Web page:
The contactee data 2050 can also contain preference data 2054 concerning the preferences of the contactee 2030. The preference data 2054 can include data concerning how the contactee 2050 prefers to be contacted, with those preferences varying over time with respect to, for example, various contactors 2020, various times, various channels and various topics of communication. The contactee preference data 2054 can include data concerning, but not limited to, preferences concerning the time of day for communicating (e.g., early morning, business hours, evening, late night, sleeping hours), the time of the week for communicating (e.g., Monday through Friday, Weekend, Holiday, Vacation), identity of contactors (e.g., employer, employees, critical colleague, colleague, peers, nuclear family, extended family, close friends, friends, acquaintances, others), hardware currently available or available within a time horizon of a communication attempt (e.g., desktop, laptop, home computer), preferred software (e.g., email, word processing, calendaring) and preferred interruptability (e.g., do not interrupt while focused on work, only interrupt while not focused), for example. While six preferences are identified in the preceding sentence, it is to be appreciated that a greater or lesser number of preferences can be employed in accordance with the present invention.

The contactee data 2050 can also include a context data 2052. The context data 2052 is generally related to observations about the contactee 2030. For example, observations concerning the type of activity in which the contactee 2030 is involved (e.g., on task, not on task), location of the contactee 2030 (e.g., office, home, car, shower), calendar (e.g., appointment status, appointment availability), history of communications with other party (e.g., have replied to email in the past, have spoken to on the telephone recently, the utility of the interaction, the duration of the interaction), background ambient noise at current location, number of hours at work that day and attentional status (e.g., high focus, focus, light focus, conversation with another person, light activity) can be stored in the context data 2052.

On some occasions the context data 2052 may be incomplete (e.g., video analysis data unavailable because video camera broken). Thus, the channel manager 2002 reasons concerning the optimal communication while relying on such incomplete data. Thus, the contactee data 2050 can also include information to facilitate producing one or more probabilities associated with a missing data element. By way of illustration, the contactee data 2050 can contain information operable to predict the likelihood that the contactee 2030 is in a high attentional state even though gaze tracking information is unavailable.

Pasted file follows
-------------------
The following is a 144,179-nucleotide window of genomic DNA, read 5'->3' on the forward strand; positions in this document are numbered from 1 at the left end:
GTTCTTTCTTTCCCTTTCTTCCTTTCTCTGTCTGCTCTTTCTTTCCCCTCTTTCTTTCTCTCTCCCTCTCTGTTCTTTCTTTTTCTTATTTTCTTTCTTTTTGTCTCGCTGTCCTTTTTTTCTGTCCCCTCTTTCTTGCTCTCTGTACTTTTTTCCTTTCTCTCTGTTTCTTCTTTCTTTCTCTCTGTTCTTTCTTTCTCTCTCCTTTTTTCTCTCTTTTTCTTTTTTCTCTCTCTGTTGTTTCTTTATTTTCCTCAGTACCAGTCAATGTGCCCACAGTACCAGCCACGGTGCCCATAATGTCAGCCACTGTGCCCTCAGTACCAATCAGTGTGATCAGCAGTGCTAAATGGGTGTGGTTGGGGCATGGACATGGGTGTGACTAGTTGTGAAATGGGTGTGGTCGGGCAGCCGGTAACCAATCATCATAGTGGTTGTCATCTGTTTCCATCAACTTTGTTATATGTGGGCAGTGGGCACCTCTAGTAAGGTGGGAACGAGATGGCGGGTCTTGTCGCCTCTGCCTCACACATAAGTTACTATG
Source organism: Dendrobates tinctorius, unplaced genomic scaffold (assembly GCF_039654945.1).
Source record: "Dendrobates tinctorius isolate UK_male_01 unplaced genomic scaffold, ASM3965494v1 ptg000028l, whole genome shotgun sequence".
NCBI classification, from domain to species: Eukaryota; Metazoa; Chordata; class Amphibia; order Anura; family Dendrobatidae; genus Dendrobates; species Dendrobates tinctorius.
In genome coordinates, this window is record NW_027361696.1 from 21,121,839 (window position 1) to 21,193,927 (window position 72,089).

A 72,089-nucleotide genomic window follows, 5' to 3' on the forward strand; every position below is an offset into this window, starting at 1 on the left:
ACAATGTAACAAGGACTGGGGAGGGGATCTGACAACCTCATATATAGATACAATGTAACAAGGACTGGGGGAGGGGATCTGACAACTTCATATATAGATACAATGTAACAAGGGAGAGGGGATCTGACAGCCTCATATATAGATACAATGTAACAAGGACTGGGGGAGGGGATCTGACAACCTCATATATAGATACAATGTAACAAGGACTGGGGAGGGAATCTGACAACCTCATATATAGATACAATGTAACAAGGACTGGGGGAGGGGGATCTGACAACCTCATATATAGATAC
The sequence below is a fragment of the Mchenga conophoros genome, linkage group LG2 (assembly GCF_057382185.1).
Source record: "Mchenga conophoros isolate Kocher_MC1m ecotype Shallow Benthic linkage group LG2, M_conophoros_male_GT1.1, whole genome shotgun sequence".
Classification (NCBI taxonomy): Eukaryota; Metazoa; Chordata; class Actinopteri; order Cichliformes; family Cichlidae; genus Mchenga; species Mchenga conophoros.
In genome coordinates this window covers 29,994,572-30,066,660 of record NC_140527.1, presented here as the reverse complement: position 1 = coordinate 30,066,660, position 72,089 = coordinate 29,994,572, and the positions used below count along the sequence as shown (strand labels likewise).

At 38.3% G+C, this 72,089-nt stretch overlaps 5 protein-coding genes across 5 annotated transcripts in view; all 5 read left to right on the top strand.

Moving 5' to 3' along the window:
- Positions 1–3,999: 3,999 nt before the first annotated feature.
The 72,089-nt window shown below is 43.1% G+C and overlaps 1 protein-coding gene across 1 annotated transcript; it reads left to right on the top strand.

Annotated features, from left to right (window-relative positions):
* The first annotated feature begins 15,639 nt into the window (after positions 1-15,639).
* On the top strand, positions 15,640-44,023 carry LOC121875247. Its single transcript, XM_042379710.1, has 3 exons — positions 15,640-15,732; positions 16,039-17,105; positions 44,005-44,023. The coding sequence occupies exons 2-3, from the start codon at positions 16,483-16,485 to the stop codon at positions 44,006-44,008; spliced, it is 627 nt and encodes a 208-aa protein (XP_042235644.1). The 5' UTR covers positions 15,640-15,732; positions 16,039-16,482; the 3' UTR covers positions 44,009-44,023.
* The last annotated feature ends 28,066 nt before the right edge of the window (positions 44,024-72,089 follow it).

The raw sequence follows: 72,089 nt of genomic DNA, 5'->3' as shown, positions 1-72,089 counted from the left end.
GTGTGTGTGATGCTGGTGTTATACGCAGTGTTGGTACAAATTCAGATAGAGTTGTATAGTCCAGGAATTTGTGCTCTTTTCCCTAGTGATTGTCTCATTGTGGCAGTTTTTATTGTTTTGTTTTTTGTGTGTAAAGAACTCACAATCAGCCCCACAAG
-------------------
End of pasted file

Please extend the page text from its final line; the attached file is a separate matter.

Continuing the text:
The contactee data 2050 can further include information concerning the long-term and/or acute, dynamically changing communication needs of the contactee 2050. By way of illustration, the contactee 2050 may need to have no interruptions for the next hour (e.g., “hold everything unless high critical on this task or an hour from now”). By way of further illustration, to prevent a contactor 2020 from “ducking” the contactee 2030 by leaving an email or a voice mail when the contactee 2030 desires to speak with the contactor 2020, the contactee 2030 can require that contacts from the contactor 2020 be made in a certain way within X units of time of notification that the contactor 2020 desires communication.

Thus, returning to equation 1,

A * = arg max j i p ( context R i | E ) × u ( A j , A k C , C , context R i , context C ) ( Equation 1 )

the contactee data 2050 is seen to contribute to the utility function u through the contextR 1 component, which can include the contactee context data 2052 discussed above.

In addition to the contactee data 2050 employed in determining the optimal communication, data concerning the contactor 2020 may also be employed. The contactor data 2060 can include hardware, software, context, preference and communication needs data substantially similar to that available for the contactee 2030, but different in that it is prepared from the point of view of the contactor 2020.

Thus, returning again to equation 1,

A * = arg max j i p ( context R i | E ) × u ( A j , A k C , C , context R i , context C ) ( Equation 1 )

the contactor data 2060 is seen to contribute to the utility function u through the contextC component.

The present invention is not limited to communications between two parties or to a single communication channel between two parties. It is to be appreciated that multiple channels and/or multiple communicating parties can be treated as increased sets of alternatives that complicate utility optimizing maximizing computations without changing the fundamental process of identifying and establishing one or more communication channels based on the preferences, contexts and capabilities of the communicating parties.